After the six months wait to join my Air-Force pilot husband in Japan, I received military orders for the train ride to Seattle, Washington. This was in 1956. Because I was in the middle of completing the sale of a piece of real estate, I could not meet the deadline via train, but boarded a plane from Atlanta to Seattle.
I arrived in Seattle with children on a cold miserable rainy day. Spent the night in a hotel and next day boarded the USS Gaffney for the two week trip across the Pacific.
I had never traveled via ship before. The first night out sailing away from shore it was very rough weather. Consequently I was so scared, I stayed awake all night, huddling my children in the small stateroom.
The following morning when we dressed for breakfast, discovered crew and passengers so seasick and throwing up everywhere. We were not seasick because of staying awake all night eating soda crackers.
As I recall the trip across the Pacific was ten days or two weeks. I spent most of the time playing bridge, and the children made friends and played games. It was a very pleasant trip. My husband waited at the dock when we arrived in Yokohama, Japan, in an official military car with a driver. We drove through the very narrow crowded streets to Tokyo, and the ride gave me my first glimpse of life in Japan. Quite different from my America.
We were driven to the Frank Lloyd Wright Imperial in Tokyo. And what a thrill that was for me, because I had heard so much about it and had read a lot about Frank Lloyd Wright the famous architect. I thought it was a beautiful hotel. After checking in and having dinner, I sat in the lobby awhile and watched all the people. It was like the crossroads of the world.
Saried ladies and turbaned men from everywhere. Then we took one of their famous hot steam baths and a masseuse gave us a great massage. The next morning I went shopping in the basement floor, filled with beautiful shops. I purchased a beautiful hand-beaded evening bag which I still have. As I recall it was over $100.00.
The basement floor was buckled up from the famous earthquake in the twenties which leveled most of Tokyo. Because of the genius of Frank Lloyd Wright, building the hotel on molten rock, in such a way the hotel moved ans swayed but did not crumble. As I understood it he built the hotel according to Japanese Bamboo philosophy, “bend with the wind.” After a couple of nights in Tokyo, we boarded a Japanese aircraft, referred to as JHAt, on a flight to Itami AFB in Gifu Japan.
It was a smooth flight and we flew directly over Mt. Fuji. As I peered down in the crater, I made a picture I still have of the famous mountain.
Arriving on Itami airbase, my husband had already rented a small Japanese house, furnished awaiting with a maid. We quickly adjusted to a different lifestyle, of bathing in a huge iron tub, with a fire under it, and taking off shoes at entrance before walking on bamboo mats.
My Japanese live-in maid was very sweet and took care of everything, as we unpacked to settle into life in Japan.
Because I was the last wife in my husband’s squadron to arrive, a huge welcome party was arranged the following evening in the Air base officer’s club. An elaborate table of food with a huge ice carving center piece was prepared, and a live orchestra played while we danced the night away.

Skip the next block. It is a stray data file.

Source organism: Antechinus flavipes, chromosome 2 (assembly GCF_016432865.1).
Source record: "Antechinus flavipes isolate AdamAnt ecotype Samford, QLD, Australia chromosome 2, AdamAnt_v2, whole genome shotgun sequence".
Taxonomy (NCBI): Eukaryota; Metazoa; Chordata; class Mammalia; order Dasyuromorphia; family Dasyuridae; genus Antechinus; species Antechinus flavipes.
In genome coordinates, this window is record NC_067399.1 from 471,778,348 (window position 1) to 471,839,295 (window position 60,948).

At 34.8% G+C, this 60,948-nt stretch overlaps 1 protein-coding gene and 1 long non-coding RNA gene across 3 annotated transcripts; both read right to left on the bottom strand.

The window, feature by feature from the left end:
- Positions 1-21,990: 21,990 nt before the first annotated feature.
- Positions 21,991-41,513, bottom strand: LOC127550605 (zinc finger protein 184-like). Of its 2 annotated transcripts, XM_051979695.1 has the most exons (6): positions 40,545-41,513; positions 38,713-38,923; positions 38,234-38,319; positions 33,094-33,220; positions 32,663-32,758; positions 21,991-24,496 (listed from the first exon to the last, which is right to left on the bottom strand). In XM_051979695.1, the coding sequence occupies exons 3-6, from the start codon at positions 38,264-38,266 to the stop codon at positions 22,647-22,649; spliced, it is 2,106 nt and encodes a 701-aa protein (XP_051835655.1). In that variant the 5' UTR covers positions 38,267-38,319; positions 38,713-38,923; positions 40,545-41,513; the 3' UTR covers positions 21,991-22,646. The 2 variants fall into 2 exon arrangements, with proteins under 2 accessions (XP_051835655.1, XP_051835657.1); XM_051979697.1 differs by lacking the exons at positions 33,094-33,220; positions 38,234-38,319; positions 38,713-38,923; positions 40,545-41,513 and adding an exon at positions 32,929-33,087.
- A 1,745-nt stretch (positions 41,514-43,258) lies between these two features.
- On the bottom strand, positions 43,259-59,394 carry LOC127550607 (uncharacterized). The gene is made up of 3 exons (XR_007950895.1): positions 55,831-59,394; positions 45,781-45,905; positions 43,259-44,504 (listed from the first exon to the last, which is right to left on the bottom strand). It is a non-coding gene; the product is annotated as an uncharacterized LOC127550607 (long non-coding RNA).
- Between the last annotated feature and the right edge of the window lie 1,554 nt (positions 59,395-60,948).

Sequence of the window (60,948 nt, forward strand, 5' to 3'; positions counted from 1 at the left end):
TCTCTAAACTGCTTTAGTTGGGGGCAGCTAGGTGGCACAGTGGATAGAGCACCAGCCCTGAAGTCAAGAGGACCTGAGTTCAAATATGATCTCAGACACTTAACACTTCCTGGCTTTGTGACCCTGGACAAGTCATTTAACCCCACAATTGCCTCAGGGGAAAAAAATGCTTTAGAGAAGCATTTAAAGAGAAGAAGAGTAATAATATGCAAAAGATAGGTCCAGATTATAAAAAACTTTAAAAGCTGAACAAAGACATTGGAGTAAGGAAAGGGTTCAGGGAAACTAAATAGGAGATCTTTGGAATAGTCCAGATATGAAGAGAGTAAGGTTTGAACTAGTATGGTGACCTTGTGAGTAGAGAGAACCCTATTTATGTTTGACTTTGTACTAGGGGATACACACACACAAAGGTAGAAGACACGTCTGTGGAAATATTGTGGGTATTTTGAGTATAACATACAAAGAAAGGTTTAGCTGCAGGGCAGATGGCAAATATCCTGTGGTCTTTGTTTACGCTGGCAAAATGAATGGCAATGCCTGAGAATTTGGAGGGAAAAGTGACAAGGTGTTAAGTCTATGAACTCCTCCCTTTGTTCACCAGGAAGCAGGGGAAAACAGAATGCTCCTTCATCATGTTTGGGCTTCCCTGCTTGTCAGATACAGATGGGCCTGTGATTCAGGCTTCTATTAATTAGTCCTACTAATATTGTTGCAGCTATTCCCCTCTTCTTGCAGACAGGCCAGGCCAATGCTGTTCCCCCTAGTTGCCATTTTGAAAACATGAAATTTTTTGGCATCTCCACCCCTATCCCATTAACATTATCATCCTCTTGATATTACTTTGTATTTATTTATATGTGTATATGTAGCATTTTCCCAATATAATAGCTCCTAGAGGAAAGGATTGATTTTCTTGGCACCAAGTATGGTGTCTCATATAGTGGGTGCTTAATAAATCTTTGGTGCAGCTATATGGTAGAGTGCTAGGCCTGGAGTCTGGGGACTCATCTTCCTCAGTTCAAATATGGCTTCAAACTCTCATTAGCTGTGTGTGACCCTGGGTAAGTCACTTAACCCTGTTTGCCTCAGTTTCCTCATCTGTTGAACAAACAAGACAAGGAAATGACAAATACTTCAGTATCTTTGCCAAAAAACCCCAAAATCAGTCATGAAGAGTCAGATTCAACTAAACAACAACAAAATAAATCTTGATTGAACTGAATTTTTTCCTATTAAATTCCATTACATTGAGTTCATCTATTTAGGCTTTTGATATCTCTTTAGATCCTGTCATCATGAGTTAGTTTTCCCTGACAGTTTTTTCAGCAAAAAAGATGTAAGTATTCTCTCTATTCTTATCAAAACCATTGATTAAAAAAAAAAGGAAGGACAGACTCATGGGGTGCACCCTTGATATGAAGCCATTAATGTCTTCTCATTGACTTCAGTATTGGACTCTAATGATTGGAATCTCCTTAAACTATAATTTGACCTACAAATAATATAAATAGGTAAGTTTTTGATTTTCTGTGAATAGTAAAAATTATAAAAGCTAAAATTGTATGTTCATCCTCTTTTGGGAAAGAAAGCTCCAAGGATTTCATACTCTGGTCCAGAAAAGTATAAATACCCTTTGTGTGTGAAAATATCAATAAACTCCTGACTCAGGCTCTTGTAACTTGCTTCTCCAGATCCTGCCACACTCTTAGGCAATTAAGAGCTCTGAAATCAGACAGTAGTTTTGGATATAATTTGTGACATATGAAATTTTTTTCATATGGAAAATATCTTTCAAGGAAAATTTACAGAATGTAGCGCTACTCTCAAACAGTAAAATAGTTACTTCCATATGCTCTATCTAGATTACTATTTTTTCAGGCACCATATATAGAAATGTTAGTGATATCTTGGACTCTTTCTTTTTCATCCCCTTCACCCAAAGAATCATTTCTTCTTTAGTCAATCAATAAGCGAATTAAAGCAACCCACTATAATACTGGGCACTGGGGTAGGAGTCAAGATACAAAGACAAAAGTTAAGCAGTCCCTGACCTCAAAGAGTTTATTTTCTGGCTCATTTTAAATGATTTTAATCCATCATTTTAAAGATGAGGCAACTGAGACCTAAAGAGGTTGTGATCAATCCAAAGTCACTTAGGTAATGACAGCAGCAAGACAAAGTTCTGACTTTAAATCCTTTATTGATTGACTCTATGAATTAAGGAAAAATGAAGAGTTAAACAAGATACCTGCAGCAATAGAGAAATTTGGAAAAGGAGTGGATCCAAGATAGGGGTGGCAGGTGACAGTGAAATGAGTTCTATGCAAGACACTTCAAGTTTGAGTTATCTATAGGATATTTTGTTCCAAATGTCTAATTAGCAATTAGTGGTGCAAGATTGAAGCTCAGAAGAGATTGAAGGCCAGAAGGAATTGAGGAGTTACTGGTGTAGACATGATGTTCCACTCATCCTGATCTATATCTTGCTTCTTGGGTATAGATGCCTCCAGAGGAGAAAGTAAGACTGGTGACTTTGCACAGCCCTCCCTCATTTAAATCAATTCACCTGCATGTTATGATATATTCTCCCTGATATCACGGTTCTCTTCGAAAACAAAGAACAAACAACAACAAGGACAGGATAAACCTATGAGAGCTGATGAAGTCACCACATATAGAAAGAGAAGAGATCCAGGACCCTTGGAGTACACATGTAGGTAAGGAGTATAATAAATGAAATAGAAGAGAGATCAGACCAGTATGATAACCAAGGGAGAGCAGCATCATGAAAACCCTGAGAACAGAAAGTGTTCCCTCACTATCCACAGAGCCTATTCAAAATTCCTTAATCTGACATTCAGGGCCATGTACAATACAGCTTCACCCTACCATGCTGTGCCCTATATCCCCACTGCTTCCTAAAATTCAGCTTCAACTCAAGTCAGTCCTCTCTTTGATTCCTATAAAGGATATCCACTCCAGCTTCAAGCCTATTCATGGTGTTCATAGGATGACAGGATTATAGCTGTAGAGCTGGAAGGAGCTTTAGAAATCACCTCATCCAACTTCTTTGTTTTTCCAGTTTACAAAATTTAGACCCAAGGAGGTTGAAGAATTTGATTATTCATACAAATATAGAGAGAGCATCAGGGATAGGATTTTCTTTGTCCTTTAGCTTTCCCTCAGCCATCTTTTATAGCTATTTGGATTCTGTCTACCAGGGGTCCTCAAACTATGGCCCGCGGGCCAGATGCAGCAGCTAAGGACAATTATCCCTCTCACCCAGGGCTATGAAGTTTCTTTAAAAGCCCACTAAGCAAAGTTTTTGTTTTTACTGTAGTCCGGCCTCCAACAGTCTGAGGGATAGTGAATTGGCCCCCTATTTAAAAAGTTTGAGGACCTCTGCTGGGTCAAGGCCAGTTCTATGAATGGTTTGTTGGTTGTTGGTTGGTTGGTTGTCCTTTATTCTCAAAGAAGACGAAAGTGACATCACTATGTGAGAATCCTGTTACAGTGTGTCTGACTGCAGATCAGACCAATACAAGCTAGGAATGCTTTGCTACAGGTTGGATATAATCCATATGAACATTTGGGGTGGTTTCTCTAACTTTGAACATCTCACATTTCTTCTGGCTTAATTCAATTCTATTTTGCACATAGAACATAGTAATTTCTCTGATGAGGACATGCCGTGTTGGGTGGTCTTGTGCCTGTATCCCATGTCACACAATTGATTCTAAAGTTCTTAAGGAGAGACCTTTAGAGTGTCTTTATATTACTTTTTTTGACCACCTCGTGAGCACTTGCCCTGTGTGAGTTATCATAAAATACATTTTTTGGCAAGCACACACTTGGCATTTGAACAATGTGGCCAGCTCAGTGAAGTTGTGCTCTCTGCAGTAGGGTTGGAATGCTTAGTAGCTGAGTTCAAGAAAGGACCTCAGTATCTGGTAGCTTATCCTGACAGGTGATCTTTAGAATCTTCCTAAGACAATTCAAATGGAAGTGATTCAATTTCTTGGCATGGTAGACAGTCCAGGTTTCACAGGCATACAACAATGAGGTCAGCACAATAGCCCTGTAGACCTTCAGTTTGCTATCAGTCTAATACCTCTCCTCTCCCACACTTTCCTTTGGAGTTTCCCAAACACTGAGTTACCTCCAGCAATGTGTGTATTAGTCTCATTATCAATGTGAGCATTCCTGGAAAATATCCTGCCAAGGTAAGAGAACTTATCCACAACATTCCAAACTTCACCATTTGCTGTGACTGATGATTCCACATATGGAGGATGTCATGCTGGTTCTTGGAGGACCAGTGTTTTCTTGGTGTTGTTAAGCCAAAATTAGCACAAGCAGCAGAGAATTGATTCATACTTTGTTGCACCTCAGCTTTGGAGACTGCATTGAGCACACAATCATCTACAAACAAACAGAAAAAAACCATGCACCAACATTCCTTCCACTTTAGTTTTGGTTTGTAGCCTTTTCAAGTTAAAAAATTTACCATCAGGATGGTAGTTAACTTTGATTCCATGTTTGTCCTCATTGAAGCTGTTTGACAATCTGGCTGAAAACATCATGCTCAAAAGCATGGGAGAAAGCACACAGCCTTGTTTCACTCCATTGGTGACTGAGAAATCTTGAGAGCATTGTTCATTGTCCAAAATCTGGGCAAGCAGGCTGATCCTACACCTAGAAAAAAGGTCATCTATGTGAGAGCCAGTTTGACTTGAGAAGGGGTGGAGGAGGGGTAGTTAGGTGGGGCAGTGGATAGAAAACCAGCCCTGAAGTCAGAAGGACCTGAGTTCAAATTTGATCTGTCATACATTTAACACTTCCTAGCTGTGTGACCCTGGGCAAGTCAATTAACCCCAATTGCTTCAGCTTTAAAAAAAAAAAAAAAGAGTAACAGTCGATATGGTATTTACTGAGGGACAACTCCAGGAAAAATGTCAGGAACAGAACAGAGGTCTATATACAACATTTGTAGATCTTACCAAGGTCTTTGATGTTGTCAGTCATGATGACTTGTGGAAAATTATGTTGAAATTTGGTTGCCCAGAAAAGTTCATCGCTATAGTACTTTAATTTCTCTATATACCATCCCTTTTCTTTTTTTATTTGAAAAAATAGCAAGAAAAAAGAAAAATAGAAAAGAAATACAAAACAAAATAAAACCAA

I was enjoying this new life in a foreign country. I joined the officer’s wives club, attended luncheons and played bridge while the maid took care of the children. After a couple of weeks, my husband was assigned to temporary duty and left for a few days. I quickly learned how to drive and navigate through the heavy traffic on Japanese roads, driving on the left side. When he returned tired, he dropped his B-4 bag in the bedroom, ate, took a bath and we went to bed early.
The following morning, my pleasant life in Japan was shattered when upon awakening discovered we had been robbed.
Doors wide open, dog tied up, papers, clothes and belongings strewn everywhere. And while I stood in front yard crying our American neighbor came over to console me.The police came and inventoried the stolen items. They had taken my watch and other jewelry on the night stand by our bed. I realized the robbers had stood over our bed while we were asleep, and I was quite disturbed by all of it.
My maid helped clean everything up, and we quickly recovered from the shock. Something I learned to do, because of a number of disasters which followed, later on. The police arrested the robbers, and recovered my watch. I had to go to police and identify items, and saw the young robbers huddled against the wall at the police station. So thankful no one was hurt.
About a month later, I went shopping with four other officer wives in the Prefecture where the movie Sayonara was filmed.
The driver was my husband’s commanding officer’s wife and while there, hit a small child with her car. The child was not seriously hurt but Japanese police arrested all four of us and placed us in jail. Intense interrogation for a couple of hours, even asking me if I had ever belonged to the Communist Party. I talked the police into contacting base provost marshal’s office to send someone to represent us. They sent an airman third class out who sat down folded his arms and informed us we were under the jurisdiction of the Japanese government and must do what they ordered.
I was so shocked, I said, “Don’t they know we won the war?” The young airman informed me under the status forces agreement, signed by MacArthur, placed Japanese in charge and we were only guests in their country. Imagine my surprise!! We were ultimately released and a party thrown at officer’s club for our release from jail.
We remained at Itami base several months before being transferred to fifth Airforce headquarters in Nagoya, Japan. The air-force moved us and we drove to Nagoya for the next assignment.
Continued in PART THREE
Let Freedom Ring
Just me AC